SEATTLE - The National Transportation and Safety Board released its final report on the KOMO -TV helicopter crash near the Space Needle in March 2014.
The findings blamed hydraulic failures with the rotor controls and the main controls. Former KIRO 7 longtime helicopter pilot Clark Stahl broke down what that means.
“Related separate failures, that being the tail rotor which initially caused it to spin,” said Stahl. “And then secondarily, the loss of stipend control which causes the aircraft to be uncontrollable.”
On March 18, 2014, the KOMO helicopter took off from the Fisher Plaza helipad after refueling around 7:30 a.m. Witnesses told KIRO 7 they saw it lift off the helipad, spin and then crash onto Broad Street below.
The crash killed longtime pilot Gary Pfitzner and KOMO photographer Bill Strothman. The fire spread to a car nearby giving a man severe burns, but he survived.
After reading the findings, Stahl says it would be like turning a car's steering wheel and the car not turning.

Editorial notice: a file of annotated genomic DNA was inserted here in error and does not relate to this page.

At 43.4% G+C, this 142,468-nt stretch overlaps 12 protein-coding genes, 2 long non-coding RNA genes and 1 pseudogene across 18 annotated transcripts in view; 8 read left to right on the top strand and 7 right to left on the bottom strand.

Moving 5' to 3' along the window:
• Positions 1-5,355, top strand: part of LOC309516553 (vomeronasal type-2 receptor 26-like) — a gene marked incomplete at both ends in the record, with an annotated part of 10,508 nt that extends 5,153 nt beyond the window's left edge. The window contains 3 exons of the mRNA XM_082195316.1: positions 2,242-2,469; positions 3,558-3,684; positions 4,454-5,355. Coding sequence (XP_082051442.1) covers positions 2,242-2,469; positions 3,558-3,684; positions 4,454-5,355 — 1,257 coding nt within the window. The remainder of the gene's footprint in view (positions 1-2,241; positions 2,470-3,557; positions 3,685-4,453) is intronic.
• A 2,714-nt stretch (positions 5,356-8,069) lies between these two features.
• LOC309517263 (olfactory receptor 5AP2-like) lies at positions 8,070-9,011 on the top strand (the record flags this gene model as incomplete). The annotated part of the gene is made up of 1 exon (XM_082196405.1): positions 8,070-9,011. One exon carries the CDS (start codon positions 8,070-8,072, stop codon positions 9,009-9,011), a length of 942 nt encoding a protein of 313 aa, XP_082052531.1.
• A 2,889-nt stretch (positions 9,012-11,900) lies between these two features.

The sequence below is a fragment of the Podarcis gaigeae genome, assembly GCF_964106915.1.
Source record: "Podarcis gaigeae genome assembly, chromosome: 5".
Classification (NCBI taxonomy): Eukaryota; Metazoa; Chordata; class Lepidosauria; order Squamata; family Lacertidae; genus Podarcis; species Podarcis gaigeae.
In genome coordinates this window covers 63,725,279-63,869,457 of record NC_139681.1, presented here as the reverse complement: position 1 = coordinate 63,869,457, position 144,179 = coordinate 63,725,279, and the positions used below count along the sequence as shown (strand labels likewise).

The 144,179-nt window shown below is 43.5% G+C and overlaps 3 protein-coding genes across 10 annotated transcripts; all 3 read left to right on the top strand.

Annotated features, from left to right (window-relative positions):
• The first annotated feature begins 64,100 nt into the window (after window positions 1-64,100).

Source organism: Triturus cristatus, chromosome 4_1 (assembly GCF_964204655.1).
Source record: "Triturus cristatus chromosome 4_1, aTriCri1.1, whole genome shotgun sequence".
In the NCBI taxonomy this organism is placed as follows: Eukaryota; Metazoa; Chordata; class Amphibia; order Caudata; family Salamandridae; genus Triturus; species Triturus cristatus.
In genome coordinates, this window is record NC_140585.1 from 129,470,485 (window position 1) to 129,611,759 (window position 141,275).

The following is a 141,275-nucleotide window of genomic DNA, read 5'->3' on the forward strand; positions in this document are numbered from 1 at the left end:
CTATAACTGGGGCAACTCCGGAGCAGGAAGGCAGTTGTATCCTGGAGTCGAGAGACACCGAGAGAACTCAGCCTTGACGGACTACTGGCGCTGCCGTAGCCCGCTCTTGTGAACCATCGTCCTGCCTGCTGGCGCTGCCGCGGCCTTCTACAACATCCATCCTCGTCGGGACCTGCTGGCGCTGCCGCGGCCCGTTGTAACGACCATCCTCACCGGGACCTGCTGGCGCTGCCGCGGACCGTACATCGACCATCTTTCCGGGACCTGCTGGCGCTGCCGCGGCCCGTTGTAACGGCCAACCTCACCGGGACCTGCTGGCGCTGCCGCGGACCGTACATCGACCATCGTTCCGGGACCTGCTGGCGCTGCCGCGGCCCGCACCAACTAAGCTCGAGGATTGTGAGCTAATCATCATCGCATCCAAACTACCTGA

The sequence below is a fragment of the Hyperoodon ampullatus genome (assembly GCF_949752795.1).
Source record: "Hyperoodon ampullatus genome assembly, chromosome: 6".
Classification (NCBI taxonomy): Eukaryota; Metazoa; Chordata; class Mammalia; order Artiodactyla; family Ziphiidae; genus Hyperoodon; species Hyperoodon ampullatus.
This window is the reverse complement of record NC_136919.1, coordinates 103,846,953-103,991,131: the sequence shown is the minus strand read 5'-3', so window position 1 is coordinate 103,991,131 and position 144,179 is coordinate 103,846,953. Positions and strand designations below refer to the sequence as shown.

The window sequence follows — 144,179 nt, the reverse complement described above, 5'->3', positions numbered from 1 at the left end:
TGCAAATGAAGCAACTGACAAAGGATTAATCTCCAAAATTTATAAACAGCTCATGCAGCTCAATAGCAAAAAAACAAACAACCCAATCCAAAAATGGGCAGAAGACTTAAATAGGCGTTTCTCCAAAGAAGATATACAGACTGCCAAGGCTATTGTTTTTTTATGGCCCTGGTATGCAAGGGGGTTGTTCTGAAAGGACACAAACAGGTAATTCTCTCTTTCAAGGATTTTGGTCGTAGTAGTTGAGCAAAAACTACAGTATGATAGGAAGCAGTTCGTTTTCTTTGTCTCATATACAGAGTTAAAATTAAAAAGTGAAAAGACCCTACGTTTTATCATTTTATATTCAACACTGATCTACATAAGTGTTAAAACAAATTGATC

“It appears he did not have the results that he was expecting and that would be confusing to anybody,” said Stahl. “It's like if you pick up a cup thinking it's coffee, and it's tea. It's kind of a little bit of a shock.”
The NTSB couldn't determine why it lost the hydraulic boost because the fire destroyed the system components. Not all helicopters have a hydraulic system, but the one that crashed that day did. The NTSB ruled that a misconfigured system after the preflight checks is unlikely. But because there was no cockpit recorder system they can't determine for sure.
Stahl is convinced now more than ever the pilot did all he could.
“I suspect,” said Stahl. “It was pretty much outside of his ability to make any inputs that would've made any difference in the final results.”
3/19/2014: Man burned in car is public health employee
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